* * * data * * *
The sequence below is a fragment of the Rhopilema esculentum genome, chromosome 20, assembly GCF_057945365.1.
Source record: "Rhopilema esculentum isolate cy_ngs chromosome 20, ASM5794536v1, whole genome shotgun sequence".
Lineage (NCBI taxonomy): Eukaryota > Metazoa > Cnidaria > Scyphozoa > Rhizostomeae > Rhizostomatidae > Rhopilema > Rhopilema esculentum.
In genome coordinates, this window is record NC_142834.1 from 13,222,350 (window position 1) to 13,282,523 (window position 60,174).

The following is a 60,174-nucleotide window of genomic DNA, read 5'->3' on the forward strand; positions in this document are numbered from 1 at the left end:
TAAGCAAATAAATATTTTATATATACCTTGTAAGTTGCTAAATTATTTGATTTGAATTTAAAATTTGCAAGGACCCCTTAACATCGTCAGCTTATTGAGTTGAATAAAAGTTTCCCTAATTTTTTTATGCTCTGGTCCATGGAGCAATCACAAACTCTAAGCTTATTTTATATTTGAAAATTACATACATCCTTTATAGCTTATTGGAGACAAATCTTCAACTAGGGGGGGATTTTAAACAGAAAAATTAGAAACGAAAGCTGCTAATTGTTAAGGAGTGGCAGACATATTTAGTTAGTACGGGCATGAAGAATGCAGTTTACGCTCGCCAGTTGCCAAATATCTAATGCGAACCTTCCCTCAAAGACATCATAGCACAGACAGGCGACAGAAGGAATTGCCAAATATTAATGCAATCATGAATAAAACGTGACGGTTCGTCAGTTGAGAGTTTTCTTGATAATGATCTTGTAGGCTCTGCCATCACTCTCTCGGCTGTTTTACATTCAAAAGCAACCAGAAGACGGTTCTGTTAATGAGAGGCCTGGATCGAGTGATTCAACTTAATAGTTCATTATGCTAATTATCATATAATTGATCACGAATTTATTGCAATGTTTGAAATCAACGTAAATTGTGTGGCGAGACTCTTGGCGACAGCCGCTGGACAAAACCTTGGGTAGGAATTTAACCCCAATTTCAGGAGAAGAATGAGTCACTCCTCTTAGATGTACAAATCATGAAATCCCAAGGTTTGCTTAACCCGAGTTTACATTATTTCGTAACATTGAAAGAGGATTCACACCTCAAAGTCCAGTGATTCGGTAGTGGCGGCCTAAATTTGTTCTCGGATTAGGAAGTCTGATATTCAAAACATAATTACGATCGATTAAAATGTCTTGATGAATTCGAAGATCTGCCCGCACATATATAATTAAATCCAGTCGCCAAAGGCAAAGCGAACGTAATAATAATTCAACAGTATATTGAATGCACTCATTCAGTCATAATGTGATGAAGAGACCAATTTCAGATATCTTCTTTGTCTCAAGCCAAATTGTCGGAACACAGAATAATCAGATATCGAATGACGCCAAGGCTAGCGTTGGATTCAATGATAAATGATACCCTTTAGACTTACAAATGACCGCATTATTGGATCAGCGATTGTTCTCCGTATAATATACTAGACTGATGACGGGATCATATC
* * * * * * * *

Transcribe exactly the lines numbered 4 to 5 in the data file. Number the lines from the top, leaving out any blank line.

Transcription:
In genome coordinates, this window is record NC_142834.1 from 13,222,350 (window position 1) to 13,282,523 (window position 60,174).

The following is a 60,174-nucleotide window of genomic DNA, read 5'->3' on the forward strand; positions in this document are numbered from 1 at the left end: